Eventually I just stopped after my friend at work, who had already potty trained once, told me to just chill out and wait until Allie is ready and wants to do it herself. So I chilled out.
One day a few weeks ago when Allie was 2 years and 1 month something must’ve just clicked in her head. She was ready! She came to me and said “Mama, I want to pee” (only she said “want” in English, “pee” in Russian and the rest in Allie-ish).  So I took her to the bathroom and *Ta-da!* like a total pro, Allie peed on a potty! I was pretty excited. But not as excited as when for the 2nd time that day she asked me to go pee again. This is when I knew it was happening. So I was very conscious of her “peeing times” and made sure to take her to the bathroom every hour or so. Even if she didn’t go right away, we’d hang on a potty and read books and stuff.
Now I knew from all my “potty literature” that I should expect set backs. But you know, we didn’t really have many at all! Right after that first day of success I went to the store and got a pack of pull-ups, so Allie could start learning taking her pants off and putting them on by herself. Our daycare gives us little “report cards” that include the info about the dry/wet/bm situation and the times of occurrences, so after seeing those cards and noticing a very quick improvement with each day, I bought some real underwear for Allie (I started with the padded kind) and brought them to the daycare. We only ended up being in the pull-ups stage for 1 week.  Now she only wears the underwear during the daytime (even nap), a diaper goes on for the night only.  During the last few weeks we had a couple accidents, and weirdly enough, unlike what they say about #2 potty training typically  being taken care of before the #1,  they were "the number 2" kinds of accidents, with  but overall it’s been great!  Oh my god, we are going to save so much money on diapers! I am psyched!
Allie is so proud of herself! She told MJ the other day “Daddy, I pee on a potty  like a big Bird!” (a Sesame Street fan’s interpretation of a “Big girl”).
So the lessons that I learnt from this whole experience:

  • Not to rush your child, apparently they DO let you know when they are ready. But at the same time, start the occasional visits to the bathroom early, just to demonstrate what it is for.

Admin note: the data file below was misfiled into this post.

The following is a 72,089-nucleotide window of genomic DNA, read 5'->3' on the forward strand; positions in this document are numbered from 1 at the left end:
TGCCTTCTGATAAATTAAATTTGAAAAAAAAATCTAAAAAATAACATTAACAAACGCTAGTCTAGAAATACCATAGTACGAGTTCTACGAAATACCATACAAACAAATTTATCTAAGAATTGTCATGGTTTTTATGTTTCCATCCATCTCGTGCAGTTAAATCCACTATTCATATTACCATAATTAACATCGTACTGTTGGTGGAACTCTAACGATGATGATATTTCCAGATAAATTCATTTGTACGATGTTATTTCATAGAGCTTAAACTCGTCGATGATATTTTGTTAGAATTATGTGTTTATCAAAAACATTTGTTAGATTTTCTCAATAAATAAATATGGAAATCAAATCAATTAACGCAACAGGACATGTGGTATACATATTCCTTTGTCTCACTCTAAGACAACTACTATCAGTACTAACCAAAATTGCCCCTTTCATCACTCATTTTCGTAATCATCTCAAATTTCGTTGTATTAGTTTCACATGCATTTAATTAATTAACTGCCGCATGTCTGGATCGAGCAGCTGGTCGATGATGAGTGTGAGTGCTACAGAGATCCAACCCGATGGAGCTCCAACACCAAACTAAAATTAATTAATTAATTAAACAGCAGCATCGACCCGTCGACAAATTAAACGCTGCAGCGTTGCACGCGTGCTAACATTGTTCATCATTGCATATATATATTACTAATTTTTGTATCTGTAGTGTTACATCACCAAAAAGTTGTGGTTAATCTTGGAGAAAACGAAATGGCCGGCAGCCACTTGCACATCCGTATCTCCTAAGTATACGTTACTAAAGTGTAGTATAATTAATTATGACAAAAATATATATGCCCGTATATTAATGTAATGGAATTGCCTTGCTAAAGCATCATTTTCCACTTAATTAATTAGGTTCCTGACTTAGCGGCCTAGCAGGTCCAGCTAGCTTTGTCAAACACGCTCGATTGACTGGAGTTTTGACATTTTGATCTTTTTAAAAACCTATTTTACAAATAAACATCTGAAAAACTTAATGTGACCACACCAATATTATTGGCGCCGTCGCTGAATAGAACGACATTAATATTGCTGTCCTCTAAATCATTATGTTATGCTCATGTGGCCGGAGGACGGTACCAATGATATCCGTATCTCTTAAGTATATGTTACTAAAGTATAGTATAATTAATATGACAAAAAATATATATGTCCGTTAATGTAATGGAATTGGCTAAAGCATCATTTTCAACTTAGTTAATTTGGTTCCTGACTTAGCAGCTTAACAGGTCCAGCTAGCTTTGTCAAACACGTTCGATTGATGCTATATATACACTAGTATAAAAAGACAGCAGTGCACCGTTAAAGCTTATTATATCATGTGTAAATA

• Not to get too graphic, but doing it on a potty together with mommy or daddy have seemed more motivational tp Allie.
  • Be encouraging and attentive. If you are seeing any signs for readiness, make sure to help your child to follow the new routine. Take them to the bathroom frequently.
  • “A reward system” in the beginning is great. Reward her with a sticker or something  fun when they “accomplish the mission". Some people talk about rewarding with some food item that wouldn't be allowed otherwise, but I don't like the whole idea of mixing potty matters and food.
  • Be patient. In the beginning you may spend a lot of your time in the bathroom, reading books and cheering on. But it’s good to get them used to the potty and have it associated with positive emotions.  Although there has to be a balance. You don’t want them to start thinking that potty is mostly meant for reading. It’s just a little added benefit.
  • Pull-ups are such a great invention for a “transitional period”, when they start going to the potty, but still have accidents. But I wouldn’t get stuck on them for too long. Once the pull-up/pull-down skill is learnt, it may be the time to move on to real underwear (and whoever invented the padded underwear for kids was a genius).
  • Don’t be angry or punish your child if she had an accident, but do let her know that she is a big girl/big boy/big bird (apparently) now, so she needs to use a potty